After Roscoe "Fatty" Arbuckle was banned from movies, exhibitor trade magazines published a full-page ad featuring comedian Fatty Karr. The headline read, "The World Needs a Fat Comedian." I wonder if that headline is true. Does the world need a fat comedian? Look at all the things that have gone wrong in the world since Chris Farley died in 1997. But a chance to end our troubles has now arrived in the form of Paul Blart: Mall Cop, a feature comedy starring fat comedian Kevin James. Blart, which has taken in more than 100 million dollars at the box office, is the first bonafide comedy hit of 2009. It is not a profound, groundbreaking effort. The message of the movie is, simply, never underestimate a hypoglycemic fat man.
The filmmakers make it clear that Blart is not having a good life. He flunked out of the police academy due to a hypoglycemia-induced blackout and has had to settled working in a mall as a security guard. His oversized immigrant wife, who only married him to get a green card, abandoned him and their daughter years ago. Blart, who hasn't had the nerve to date, is persuaded by his daughter to sign up with an online dating service. He submits his profile information and then waits eagerly as the program searches for a match. A message flashing on the screen reads, "No matches found." Blart stares hopelessly at the message and begins to sob uncontrollably. Blart is a stereotypical lonely loser and his failures, as depicted in the movie, are nothing but maudlin. Kirk Honeycutt wrote in the Hollywood Reporter, "Great comics from Jerry Lewis to Peter Sellers have turned pathetic into comedic. But James never seems to able to get beyond pathetic."
Blart becomes smitten with a kiosk owner named Amy (Jayma Mays). He has a chance to talk with Amy when the mall workers get together at a bar after work, but he becomes drunk and falls out of a window. I found it hard to believe that a woman as pretty as Amy would be interested in Blart, but then it had been a long traditon to cast pretty actresses opposite less than handsome comedians. I am still shaking my head in disbelief when I think of Playmate Joan Staley as Don Knotts' love interest in The Ghost and Mr. Chicken.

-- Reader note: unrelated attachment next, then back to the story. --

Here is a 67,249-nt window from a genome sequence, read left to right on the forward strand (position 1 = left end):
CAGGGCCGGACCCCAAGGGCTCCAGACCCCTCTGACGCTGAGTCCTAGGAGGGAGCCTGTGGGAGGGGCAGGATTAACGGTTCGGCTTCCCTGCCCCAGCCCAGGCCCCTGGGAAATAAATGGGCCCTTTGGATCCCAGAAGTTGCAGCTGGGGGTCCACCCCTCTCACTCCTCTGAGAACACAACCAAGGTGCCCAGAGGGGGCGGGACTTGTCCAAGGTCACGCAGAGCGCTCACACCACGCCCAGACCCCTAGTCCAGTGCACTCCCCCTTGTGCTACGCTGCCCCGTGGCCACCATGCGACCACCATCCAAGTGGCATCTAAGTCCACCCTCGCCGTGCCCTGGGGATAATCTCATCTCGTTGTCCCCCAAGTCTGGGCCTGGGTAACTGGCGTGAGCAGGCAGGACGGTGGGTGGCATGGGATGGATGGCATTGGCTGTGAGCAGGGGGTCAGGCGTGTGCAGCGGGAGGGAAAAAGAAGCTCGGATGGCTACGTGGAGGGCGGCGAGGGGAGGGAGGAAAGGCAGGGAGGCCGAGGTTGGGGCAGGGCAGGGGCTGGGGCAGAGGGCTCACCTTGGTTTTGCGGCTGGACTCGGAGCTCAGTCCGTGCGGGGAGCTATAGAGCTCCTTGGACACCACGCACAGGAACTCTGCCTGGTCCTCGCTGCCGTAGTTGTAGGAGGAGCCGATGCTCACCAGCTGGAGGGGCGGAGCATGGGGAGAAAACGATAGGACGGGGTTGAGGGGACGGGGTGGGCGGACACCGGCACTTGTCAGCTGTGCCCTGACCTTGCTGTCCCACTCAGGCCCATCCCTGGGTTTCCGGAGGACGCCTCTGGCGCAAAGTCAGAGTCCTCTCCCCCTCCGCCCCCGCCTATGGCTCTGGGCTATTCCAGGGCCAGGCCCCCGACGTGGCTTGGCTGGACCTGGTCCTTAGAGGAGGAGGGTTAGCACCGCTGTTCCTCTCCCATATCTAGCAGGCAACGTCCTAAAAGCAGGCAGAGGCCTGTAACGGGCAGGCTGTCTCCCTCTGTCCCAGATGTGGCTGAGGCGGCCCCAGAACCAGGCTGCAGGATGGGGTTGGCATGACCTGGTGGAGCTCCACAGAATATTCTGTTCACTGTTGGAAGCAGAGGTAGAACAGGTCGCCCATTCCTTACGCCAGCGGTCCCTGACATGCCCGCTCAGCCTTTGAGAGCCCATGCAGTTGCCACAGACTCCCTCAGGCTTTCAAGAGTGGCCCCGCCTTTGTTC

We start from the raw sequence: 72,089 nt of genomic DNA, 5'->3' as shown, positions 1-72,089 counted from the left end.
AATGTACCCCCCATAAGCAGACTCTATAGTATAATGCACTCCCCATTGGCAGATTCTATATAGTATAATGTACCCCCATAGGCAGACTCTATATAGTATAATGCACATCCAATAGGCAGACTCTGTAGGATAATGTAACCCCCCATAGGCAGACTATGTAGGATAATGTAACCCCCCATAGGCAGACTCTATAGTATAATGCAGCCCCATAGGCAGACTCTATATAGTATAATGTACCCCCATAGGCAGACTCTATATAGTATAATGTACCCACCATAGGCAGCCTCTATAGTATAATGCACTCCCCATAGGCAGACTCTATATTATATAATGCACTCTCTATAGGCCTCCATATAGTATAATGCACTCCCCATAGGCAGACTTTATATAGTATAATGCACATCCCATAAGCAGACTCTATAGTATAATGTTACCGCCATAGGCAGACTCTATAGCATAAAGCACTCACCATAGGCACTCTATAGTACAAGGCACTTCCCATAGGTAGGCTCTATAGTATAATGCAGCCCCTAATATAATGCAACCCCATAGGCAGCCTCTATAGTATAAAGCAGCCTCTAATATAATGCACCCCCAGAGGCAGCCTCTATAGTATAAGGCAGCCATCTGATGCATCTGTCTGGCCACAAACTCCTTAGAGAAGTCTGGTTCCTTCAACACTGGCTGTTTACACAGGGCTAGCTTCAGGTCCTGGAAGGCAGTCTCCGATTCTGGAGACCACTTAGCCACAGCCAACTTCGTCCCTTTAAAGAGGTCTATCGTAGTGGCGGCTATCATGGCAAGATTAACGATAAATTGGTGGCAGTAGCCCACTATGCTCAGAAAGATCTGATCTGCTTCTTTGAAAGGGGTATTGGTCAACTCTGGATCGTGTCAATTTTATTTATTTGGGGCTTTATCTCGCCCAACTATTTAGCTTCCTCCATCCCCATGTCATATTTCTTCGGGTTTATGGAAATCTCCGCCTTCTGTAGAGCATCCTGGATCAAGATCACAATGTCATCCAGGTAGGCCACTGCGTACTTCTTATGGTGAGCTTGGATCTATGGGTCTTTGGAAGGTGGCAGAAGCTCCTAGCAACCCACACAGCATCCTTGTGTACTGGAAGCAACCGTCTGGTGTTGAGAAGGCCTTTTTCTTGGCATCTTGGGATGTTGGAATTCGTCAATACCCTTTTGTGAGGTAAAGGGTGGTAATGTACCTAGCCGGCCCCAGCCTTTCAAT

For the first half of the movie, the filmmakers seem to be depending on the sight of James riding a Segway scooter to garner sufficient laughs. The movie seems to be best designed for the rare person who thinks Hollywood isn't making enough mall comedies. Still, James is likable enough as a bumbler to remain interesting. The first time I laughed out loud was when Blart was in an arcade playing the interactive sports game MegaDecathlon. The first event of the game, a 110-meter race, requires James to run on a treadmill and leap over imaginary hurdles. Blart gives the game everything he has but he ends up collapsing from exhaustion. The scene is sad and funny at the same time.
Blart is playing another arcade game, Rock Band, when a group of robbers take over the mall. The robbers present Blart with a life-and-death challenge. We know in a movie as predictable as this one that Blart will beat the villains. Still, it's fun when he starts taking down the bad guys one by one. At least, the remainder of the movie moves along at a brisk pace and has plenty of goofy slapstick.
In the end, Blart not only bests the villains, he also gets the girl. The couple embrace as Survivor's "I Can’t Hold Back" plays on the soundtrack. This old pop-rock song took me back to the eighties, when the world was a simpler and happier place and fat comedian John Candy was a box office champ. Perhaps the world does need a fat comedian.